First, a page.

[arin-ppml] New Version of ARIN-prop-126: Compliance Requirement
scottleibrand at gmail.com
Tue May 17 18:02:07 EDT 2011
On Tue, May 17, 2011 at 8:01 AM, Chris Grundemann <cgrundemann at gmail.com> wrote:
> On Mon, May 16, 2011 at 21:46, David Farmer <farmer at umn.edu> wrote:
>> In reviewing the responses to the current text I don't think this text is
>> ready yet. I think there is general support for the intent of this policy.
>> But there seems to be support for the change Scott is suggesting, I think it
>> is a good suggestion too.
> Thanks David, I agree that further discussion is warranted, hence my
> stated intentions (moving the proposal forward as a draft for further
> discussion). Folks that are opposed to the intent of this policy
> should speak up if they think the discussion is complete and
> abandonment is more appropriate (I believe one person has thus far).
> For everyone's reference; the substantive changes are specific to
> section 12.6 of the NRPM and include:
> 1) Lowering the minimum time given to organizations that are out of
> compliance from six months to 90 days.
> 2) Adding the ability for ARIN to remove rDNS before revoking space
> with a minimum of 30 days given to orgs to respond.
> 3) The current proposal text requires staff to remove rDNS after an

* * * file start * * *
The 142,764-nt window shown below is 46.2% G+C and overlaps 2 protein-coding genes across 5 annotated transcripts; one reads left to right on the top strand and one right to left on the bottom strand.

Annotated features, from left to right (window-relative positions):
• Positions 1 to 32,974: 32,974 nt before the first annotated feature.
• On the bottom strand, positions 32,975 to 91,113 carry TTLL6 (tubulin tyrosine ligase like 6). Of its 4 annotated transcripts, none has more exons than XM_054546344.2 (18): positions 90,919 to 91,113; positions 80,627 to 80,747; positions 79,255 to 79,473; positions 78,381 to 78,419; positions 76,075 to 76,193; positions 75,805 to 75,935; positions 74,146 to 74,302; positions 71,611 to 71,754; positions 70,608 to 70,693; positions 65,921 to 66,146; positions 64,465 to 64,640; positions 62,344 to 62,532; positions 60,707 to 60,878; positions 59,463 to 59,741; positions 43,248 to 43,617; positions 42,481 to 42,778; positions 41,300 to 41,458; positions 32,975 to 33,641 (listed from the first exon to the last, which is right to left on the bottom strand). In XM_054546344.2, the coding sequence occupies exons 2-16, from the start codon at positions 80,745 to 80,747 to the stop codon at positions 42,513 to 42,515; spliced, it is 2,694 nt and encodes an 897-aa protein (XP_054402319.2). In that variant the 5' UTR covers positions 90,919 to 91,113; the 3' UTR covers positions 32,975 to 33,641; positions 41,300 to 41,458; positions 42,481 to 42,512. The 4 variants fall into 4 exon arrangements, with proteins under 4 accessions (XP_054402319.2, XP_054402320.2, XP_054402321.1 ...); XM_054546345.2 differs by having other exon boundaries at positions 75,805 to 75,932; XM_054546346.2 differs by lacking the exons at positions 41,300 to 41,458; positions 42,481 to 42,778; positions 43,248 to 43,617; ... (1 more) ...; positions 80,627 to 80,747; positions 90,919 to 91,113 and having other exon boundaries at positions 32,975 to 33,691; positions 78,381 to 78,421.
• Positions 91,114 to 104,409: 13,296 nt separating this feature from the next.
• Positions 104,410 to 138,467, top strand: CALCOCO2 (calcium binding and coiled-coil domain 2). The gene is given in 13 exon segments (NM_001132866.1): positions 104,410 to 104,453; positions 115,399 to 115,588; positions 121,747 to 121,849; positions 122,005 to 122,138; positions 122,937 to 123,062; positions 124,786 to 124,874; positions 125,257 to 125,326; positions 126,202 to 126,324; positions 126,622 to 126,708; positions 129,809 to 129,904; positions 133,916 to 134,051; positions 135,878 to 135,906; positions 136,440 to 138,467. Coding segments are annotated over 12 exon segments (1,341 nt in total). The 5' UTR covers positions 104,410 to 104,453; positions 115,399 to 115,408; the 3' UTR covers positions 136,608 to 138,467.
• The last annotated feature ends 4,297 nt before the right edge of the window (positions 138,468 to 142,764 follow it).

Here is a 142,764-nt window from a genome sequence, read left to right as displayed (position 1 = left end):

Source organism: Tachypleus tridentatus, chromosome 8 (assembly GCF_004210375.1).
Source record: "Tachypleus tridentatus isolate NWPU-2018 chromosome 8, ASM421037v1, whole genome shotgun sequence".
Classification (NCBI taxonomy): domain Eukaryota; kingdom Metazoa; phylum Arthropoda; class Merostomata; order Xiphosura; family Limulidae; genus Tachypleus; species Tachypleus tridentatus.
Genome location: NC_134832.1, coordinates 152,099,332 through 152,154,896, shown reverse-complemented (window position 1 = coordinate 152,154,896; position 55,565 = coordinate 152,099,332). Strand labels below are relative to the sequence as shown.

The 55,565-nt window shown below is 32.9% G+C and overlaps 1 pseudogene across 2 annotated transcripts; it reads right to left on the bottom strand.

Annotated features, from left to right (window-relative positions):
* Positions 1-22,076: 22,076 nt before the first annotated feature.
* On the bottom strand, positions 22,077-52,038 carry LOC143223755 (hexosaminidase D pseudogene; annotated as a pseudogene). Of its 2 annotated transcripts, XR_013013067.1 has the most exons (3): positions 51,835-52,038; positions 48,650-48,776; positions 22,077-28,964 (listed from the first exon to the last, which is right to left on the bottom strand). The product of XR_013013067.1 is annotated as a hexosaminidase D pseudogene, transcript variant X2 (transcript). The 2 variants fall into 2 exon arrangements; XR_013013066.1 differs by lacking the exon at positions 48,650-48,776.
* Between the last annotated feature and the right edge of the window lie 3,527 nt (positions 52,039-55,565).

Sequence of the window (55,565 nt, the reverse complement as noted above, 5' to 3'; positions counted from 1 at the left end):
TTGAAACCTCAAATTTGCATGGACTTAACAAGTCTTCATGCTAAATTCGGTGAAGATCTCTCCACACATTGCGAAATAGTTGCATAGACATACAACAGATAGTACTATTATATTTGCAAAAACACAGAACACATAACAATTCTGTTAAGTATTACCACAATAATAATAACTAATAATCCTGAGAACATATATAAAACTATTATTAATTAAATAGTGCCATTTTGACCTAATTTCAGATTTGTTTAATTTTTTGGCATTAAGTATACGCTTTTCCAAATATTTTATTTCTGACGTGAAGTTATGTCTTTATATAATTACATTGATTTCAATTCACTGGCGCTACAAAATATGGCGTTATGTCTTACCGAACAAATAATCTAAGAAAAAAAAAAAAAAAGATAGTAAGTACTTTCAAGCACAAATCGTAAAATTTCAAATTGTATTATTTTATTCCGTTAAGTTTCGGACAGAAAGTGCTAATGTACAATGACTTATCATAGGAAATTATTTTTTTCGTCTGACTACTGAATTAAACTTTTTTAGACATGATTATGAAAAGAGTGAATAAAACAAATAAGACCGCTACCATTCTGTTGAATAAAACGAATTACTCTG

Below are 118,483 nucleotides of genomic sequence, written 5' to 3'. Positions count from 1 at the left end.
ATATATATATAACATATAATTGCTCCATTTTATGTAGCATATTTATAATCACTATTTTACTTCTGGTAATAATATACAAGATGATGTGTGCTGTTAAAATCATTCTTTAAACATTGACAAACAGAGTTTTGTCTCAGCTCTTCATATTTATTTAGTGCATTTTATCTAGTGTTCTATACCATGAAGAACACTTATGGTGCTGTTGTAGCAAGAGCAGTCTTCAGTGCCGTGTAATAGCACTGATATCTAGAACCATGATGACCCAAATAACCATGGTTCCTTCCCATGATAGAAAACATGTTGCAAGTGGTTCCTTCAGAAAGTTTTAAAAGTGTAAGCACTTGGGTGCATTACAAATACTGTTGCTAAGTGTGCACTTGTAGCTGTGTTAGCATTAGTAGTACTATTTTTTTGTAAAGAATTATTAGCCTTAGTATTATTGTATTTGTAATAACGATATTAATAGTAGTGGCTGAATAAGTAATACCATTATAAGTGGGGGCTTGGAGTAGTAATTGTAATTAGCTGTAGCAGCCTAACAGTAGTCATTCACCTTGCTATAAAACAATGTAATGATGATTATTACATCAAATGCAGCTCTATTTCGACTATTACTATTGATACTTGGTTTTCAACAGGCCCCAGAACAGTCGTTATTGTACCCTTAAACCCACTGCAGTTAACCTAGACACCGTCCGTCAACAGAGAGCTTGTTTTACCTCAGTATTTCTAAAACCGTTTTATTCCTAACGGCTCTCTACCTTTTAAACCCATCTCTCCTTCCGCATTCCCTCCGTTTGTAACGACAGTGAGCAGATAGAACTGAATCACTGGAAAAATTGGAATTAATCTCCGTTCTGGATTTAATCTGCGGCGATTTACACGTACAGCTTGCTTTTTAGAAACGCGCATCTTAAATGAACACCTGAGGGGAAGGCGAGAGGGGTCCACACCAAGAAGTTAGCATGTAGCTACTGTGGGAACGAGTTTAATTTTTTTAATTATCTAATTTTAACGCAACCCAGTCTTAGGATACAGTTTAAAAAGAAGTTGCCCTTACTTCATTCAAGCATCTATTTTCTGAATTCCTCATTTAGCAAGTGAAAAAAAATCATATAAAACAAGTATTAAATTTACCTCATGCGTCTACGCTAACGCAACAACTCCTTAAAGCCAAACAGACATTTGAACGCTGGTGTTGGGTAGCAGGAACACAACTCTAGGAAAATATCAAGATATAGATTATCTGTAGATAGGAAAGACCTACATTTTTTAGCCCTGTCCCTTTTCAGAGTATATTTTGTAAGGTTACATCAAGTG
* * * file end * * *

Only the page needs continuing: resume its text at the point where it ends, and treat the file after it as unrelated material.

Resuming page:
> org is unresponsive for 60 days. (removing this requirement has been
> discussed with no objections)
> * The proposal retains the final sentence of that section which allows
> staff to provide more time where appropriate.
> While I do not want to rush text changes, it would be very informative
> to know which of the three changes are supported and/or opposed.
FWIW, I'm agnostic on #1, in support of #2, and would like to remove
I think there's another aspect to this proposal that's worth
highlighting: it adds the phrase "update reassignment information or"
to 12.4, which would then read: "Organizations found by ARIN to be out
of compliance with current ARIN policy shall be required to update
reassignment information or return resources as needed to bring them
into (or reasonably close to) compliance."
At the San Juan meeting, we had some lunch topic tables, and one of
the topics was this proposal. Several interested folks attended and
discussed the proposal. The main concern I recall being expressed was
from some law enforcement folks, who were worried that as we move to
an IPv6-only world, where organizations don't have to come back for
new space every year or two, there will be less and less incentive to
keep whois reassignment information up to date. This proposal is an
attempt to make sure that there is at least some ability for ARIN to
enforce existing whois policy once we reach IPv6 steady state.
So, if anyone has any thoughts on how whois should work, and how we
should balance the interests of the community in accurate reassignment
information in whois against the interests of organizations in doing
less work, now would be a good time to speak up. :-)
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